KAILUA-KONA — Fissure 8 continues to erupt lava steadily into the perched channel leading northeastward from the vent to the Puna coastline, the Hawaiian Volcano Observatory reported Tuesday morning.
Meanwhile, only one house is left standing in Kapoho Beach Lots after two were destroyed by lava between Monday and Tuesday morning, according to authorities.
Janet Snyder, Mayor Harry Kim’s spokeswoman, said it was revealed in the morning briefing of emergency personnel at county Civil Defense headquarters in Hilo, a house in another area along Puna’s lower East Rift Zone may be also endangered by a brush fire set by the lava. She didn’t know where, specifically, that house is. Houses west of the Kapoho cone may also be threatened, Snyder said.
The official count of homes destroyed by lava during the current eruption, which began May 3, remains at 700. The actual tally is higher, but the count isn’t updated until overflight photos showing homes taken are officially reconciled with county tax maps.
Disruptions to the mid-channel occurred Monday afternoon producing localized overflows along the margins of the flowfield. A significant overflow north of the cinder quarry advancing Monday toward Cinder Road has stalled, scientists said. An overflow lobe moving around the west side of Kapoho Cone remains active Tuesday morning and small brush fires are reported along the margins.
The channel disruption and overflows were caused by blockages that developed along the channel. Additional blockages and resulting overflows are likely to occur as long as the activity continues, scientists said.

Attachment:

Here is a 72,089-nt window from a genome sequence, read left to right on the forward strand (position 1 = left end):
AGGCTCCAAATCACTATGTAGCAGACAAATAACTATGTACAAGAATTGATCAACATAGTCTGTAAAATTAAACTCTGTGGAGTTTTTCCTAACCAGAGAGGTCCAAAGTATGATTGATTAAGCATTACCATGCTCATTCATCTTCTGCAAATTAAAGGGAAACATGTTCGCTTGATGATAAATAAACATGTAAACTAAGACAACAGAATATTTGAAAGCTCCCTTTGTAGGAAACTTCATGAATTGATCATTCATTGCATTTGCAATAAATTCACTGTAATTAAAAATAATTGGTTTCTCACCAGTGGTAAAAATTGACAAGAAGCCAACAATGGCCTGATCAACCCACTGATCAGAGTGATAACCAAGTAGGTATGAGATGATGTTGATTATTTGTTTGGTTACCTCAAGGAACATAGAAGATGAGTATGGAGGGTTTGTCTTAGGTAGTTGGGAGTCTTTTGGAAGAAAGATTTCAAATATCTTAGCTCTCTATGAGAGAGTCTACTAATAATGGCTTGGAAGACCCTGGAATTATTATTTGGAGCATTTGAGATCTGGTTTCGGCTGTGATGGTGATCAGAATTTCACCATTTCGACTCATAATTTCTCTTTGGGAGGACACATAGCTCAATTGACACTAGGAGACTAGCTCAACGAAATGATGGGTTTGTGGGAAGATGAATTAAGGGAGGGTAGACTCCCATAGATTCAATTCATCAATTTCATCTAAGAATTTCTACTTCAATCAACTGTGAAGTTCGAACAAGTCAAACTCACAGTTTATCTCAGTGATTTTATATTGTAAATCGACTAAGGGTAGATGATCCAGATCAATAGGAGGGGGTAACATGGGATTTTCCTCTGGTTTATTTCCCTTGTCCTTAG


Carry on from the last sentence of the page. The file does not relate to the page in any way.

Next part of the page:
Downstream, scientists said, lava appears to be reoccupying the channel leading to the ocean entry were multiple fingers of lava are active. The southern margin of the ocean entry shows little sign of movement.
Fissure 22 continues to exhibit weak spattering. No other fissures are active.
Pele’s hair and other lightweight volcanic glass fragments from the lava fountain at Fissure 8 continue to fall downwind of the fissure, dusting the ground within a few hundred yards of the vent. High winds may waft lighter particles to greater distances. Residents are urged to minimize exposure to these volcanic particles, which can cause skin and eye irritation similar to volcanic ash.
Volcanic gas emissions remain very high and magma continues to be supplied to the lower East Rift Zone. Continuing trade wind conditions are expected to bring vog to the southern and western parts of Hawaii Island.
At the Kilauea volcano summit, seismicity has been increasing as has been the pattern leading up to a collapse/explosion event. Monday’s event was at 9:20 a.m. and had the energy equivalent to a magnitude-5.3 earthquake. Inward slumping of the rim and walls of Halemaʻumaʻu continues in response to the ongoing subsidence at the summit.
Sulfur dioxide emissions from the volcano’s summit are very low.
The Hawaii Tribune-Herald contributed to this report.